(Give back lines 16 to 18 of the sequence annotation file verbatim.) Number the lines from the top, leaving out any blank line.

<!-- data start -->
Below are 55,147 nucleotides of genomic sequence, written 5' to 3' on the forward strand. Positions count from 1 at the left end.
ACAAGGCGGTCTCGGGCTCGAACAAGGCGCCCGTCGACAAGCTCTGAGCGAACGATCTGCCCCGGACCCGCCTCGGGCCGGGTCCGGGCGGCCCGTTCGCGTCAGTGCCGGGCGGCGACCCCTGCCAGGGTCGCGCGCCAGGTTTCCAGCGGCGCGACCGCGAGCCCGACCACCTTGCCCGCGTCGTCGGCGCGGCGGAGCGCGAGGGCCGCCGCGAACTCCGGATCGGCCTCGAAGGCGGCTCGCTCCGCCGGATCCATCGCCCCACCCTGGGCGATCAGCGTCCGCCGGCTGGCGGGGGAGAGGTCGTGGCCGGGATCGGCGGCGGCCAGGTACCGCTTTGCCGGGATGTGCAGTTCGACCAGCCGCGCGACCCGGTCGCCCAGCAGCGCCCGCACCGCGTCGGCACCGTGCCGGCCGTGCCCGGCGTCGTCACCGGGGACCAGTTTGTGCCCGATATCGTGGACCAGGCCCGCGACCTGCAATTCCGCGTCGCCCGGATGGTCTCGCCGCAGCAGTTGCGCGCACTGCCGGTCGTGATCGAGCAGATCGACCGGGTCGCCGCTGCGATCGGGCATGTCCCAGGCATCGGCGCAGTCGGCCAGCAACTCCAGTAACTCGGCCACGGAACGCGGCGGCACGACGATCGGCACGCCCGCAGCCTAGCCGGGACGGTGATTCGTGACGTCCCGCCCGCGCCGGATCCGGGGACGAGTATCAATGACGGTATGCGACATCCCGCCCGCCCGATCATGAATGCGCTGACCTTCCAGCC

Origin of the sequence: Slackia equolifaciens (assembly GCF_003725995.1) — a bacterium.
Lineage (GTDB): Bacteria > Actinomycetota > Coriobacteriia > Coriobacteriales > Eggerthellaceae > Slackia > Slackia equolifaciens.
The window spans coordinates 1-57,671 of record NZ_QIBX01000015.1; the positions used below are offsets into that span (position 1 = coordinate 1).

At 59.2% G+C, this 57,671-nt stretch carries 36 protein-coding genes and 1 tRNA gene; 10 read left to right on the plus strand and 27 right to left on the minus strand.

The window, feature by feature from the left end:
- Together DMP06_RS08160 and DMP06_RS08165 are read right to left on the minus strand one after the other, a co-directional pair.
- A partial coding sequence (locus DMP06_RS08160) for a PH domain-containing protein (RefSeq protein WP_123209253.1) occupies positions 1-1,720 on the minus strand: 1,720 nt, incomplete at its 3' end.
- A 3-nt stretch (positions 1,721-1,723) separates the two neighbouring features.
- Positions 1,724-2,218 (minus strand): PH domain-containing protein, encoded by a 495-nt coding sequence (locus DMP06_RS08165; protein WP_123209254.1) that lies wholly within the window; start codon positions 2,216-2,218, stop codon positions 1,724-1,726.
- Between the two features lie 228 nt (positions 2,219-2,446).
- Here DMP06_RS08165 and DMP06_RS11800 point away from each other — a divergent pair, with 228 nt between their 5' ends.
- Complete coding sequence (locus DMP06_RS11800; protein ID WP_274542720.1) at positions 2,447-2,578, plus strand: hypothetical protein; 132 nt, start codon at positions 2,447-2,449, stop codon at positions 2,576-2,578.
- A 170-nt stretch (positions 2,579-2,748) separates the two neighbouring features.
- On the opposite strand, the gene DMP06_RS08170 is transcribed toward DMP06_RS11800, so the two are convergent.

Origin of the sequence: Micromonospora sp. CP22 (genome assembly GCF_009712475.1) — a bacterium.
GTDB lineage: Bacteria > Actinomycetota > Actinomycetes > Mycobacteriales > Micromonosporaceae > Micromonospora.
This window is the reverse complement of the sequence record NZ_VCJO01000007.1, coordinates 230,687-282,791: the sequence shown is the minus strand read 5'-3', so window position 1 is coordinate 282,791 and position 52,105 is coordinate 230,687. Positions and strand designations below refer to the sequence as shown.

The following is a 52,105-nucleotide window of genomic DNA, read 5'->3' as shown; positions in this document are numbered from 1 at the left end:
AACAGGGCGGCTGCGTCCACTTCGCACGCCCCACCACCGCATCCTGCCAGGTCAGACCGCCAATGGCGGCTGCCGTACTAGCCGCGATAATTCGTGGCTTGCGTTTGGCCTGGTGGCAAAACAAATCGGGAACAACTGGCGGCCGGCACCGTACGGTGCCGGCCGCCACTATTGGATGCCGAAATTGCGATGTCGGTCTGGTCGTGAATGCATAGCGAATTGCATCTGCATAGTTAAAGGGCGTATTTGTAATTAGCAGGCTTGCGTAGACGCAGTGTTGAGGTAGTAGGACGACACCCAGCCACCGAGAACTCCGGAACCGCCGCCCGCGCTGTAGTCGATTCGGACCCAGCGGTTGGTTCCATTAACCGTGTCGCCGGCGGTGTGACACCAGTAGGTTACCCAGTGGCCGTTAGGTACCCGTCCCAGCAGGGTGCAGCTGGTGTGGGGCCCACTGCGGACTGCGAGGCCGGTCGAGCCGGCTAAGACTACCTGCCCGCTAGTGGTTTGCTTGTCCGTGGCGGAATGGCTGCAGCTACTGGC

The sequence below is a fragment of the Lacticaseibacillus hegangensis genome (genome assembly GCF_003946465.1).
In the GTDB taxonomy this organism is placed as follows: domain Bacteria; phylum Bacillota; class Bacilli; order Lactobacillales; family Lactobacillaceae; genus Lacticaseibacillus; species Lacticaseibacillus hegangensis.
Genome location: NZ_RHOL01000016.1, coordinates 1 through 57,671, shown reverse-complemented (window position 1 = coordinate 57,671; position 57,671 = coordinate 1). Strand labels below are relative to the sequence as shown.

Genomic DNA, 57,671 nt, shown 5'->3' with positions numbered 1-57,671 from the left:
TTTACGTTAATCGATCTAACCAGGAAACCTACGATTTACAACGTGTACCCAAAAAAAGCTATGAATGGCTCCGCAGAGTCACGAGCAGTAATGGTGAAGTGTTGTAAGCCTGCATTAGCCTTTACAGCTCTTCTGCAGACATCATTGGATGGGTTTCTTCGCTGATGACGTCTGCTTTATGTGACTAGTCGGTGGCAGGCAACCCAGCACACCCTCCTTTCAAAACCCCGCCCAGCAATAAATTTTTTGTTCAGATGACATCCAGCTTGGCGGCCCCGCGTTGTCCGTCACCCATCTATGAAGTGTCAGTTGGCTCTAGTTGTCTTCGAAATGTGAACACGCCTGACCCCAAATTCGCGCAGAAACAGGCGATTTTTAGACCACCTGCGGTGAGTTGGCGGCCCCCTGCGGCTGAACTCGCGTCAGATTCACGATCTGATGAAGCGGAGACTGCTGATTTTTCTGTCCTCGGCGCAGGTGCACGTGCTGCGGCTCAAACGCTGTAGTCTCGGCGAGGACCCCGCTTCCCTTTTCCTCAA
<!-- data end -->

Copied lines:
- On the opposite strand, the gene DMP06_RS08170 is transcribed toward DMP06_RS11800, so the two are convergent.

Origin of the sequence: Micromonospora sp. CP22 (genome assembly GCF_009712475.1) — a bacterium.
GTDB lineage: Bacteria > Actinomycetota > Actinomycetes > Mycobacteriales > Micromonosporaceae > Micromonospora.